Generally, end days of annual legislative sessions in New York are stressful times, when state lawmakers create mess out of last-minute deals on matters, including taxes and abortion rights. This time, they are arguing over whether drinking prior to noon at Sunday brunch should be allowed or not.
Started in January, the session will most probably conclude on Thursday. It is expected to end without being quite like the way of political combat.
On Monday, Governor Andrew Cuomo came up with a list of his priorities for the session’s end as per his office has also been sent to the state Legislature. The list is mainly comprised of topics of wide agreement such as heroin addiction battle; raised access to breast-cancer screening and treatment; improvement in railroad safety; and a relook at state alcohol laws.
Mr. Cuomo and legislative leaders have already come up with their offers on the breast-cancer measure and a law for more often railroad safety inspections.
Mr. Cuomo, a Democrat, has also come up with a couple of controversial ideas looming over the legislative session. They were, ‘comprehensive ethics reform’ and countering money power in politics, but he didn’t go into detail.
Since previous year’s convictions of two ex New York legislative leaders, Mr. Cuomo and state lawmakers have received calls to improve state ethics laws.
Previous in the session, Cuomo came up with a proposal of shutting down a legal loophole, allowing companies to avoid donation limits, but the idea wasn’t welcomed by Republican lawmakers.
An ethics proposal seemingly aimed at New York City Mayor Bill de Blasio. Cuomo has been putting in efforts to strengthen disclosure needs and other rules relating to independent expenditure committees, fundraising arms that can get huge donations by staying formally autonomous from the person they are backing.
“The last days of New York’s yearly legislative sessions are typically stressful times, when state lawmakers hash out last-minute deals on issues such as taxes and abortion rights. This year, they are haggling over whether to permit drinking before noon at Sunday brunch,” according to a news report published by WSJ.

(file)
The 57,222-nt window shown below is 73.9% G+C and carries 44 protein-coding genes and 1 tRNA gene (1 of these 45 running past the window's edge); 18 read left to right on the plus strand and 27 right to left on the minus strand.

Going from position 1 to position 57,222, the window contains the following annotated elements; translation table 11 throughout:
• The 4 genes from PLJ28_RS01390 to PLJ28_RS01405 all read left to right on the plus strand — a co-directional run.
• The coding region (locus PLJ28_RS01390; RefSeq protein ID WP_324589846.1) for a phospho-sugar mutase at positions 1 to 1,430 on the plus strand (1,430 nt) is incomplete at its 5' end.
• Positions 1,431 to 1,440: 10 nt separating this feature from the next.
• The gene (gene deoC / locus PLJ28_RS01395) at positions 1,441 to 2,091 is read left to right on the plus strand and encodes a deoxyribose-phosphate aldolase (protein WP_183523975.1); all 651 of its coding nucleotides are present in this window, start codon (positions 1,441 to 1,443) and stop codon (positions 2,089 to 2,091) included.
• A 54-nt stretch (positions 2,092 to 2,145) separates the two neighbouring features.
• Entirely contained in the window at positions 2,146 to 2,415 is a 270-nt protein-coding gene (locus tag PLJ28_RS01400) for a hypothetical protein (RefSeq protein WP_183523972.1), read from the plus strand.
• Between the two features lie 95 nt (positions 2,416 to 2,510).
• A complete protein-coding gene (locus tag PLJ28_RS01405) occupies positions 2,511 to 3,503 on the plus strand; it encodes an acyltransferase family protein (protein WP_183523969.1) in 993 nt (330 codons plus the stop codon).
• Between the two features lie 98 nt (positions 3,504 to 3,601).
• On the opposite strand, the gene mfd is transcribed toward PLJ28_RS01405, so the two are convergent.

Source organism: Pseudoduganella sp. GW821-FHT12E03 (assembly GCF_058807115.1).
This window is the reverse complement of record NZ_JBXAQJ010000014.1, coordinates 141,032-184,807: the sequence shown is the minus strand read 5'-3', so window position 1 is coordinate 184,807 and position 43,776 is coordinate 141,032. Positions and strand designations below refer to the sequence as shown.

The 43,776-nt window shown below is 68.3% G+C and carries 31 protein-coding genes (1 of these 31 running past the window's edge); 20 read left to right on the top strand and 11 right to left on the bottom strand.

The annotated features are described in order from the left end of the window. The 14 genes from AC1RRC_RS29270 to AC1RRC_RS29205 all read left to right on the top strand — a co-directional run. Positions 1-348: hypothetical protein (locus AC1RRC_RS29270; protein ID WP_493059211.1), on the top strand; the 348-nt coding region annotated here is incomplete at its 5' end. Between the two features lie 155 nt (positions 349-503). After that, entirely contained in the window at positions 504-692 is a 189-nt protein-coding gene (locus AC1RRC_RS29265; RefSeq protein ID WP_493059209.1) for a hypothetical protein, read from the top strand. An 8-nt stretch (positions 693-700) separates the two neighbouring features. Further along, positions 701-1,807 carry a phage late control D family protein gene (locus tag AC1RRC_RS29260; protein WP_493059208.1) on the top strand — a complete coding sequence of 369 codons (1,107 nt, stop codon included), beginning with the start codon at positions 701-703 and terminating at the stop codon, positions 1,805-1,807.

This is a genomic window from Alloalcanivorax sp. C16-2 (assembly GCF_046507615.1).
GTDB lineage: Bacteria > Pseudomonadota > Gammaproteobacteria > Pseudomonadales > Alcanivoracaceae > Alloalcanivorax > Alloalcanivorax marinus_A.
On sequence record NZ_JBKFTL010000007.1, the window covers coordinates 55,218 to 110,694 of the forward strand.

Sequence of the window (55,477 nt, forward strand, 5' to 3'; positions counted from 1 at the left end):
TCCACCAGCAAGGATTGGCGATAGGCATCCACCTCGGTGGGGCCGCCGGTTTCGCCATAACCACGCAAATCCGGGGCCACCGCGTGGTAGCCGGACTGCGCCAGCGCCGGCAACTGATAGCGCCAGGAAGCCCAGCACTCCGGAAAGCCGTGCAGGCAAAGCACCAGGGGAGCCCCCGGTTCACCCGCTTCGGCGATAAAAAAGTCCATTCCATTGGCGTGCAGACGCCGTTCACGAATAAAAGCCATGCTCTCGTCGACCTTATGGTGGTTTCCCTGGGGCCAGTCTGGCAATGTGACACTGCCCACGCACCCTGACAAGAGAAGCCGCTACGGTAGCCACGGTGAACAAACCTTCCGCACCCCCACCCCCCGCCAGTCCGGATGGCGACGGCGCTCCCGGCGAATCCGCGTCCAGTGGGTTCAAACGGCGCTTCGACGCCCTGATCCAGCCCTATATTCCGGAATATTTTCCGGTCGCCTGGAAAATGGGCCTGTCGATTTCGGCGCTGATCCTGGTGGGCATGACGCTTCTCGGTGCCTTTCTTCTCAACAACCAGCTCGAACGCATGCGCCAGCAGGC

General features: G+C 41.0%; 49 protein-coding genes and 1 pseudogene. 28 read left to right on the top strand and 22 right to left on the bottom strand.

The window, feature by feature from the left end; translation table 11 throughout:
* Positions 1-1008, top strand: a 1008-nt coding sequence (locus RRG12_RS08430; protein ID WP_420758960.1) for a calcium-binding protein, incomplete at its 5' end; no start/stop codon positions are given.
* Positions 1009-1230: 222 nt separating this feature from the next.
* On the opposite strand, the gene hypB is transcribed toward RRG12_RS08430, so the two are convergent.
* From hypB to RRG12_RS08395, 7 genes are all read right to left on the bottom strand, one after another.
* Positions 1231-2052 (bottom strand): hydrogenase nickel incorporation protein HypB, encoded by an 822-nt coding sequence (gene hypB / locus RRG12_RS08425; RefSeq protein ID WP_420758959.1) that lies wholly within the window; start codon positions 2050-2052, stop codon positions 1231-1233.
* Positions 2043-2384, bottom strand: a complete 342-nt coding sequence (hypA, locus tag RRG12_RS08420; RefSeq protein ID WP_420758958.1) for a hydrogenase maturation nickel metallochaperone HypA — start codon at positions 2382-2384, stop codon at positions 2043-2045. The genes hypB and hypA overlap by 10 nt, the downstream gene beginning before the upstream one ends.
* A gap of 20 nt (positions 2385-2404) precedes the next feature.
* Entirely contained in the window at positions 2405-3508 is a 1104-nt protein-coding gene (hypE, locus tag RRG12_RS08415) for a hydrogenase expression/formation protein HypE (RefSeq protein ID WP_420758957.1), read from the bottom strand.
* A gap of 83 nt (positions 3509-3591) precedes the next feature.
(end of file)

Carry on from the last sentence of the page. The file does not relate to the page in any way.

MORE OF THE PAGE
Gov. Andrew Cuomo listed his priorities for the end of the session in a news release Monday that his office said also was sent to the state Legislature. The list includes mostly topics of broad agreement: fighting heroin addiction; increasing access to breast-cancer screening and treatment; improving railroad safety; and revising state alcohol laws.
One ethics proposal appears to take aim at New York City Mayor Bill de Blasio. Mr. Cuomo is pushing to strengthen disclosure requirements and other regulations around independent expenditure committees, fundraising arms that can receive big donations by remaining officially autonomous from the person they support.
According to a report in NY Post by Kirstan Conley, “In a letter to lawmakers, the governor listed his top issues as ethics reforms, a measure to combat the opioid epidemic, increased treatments for breast cancer, tighter regulations of super PACs, safer rail crossings and even a relaxation of blue laws that limit liquor sales to after noon on Sundays.”
State Sen. Majority Leader John Flanagan announced last week that he won’t approve anything beyond a one-year extension — and only with a special state monitor to oversee the city system.
That would force de Blasio to return to Albany again next year — in the middle of his re-election campaign — to seek another extension.
There was no immediate comment from either Cuomo or de Blasio, who have been in a running political battle for months.
A report published in Record Online informed, “New York is poised to expand access to breast cancer screening under an agreement reached by top state lawmakers and Gov. Andrew Cuomo, who made combating the cancer a priority after the successful cancer treatment of his girlfriend, Food Network star Sandra Lee.”
“When Sandy was diagnosed with breast cancer, she was lucky to have caught it early,” Cuomo said in a statement concerning breast cancer screenings. “But not all women are that lucky, and many are not fortunate enough to have the flexibility in their schedule or the resources to fight this disease head on.”
It also eliminates annual deductibles or co-payments for mammograms used to screen for cancer, as well as cost-sharing for diagnostic imaging such as ultrasounds and MRIs for women who need more than a standard mammogram.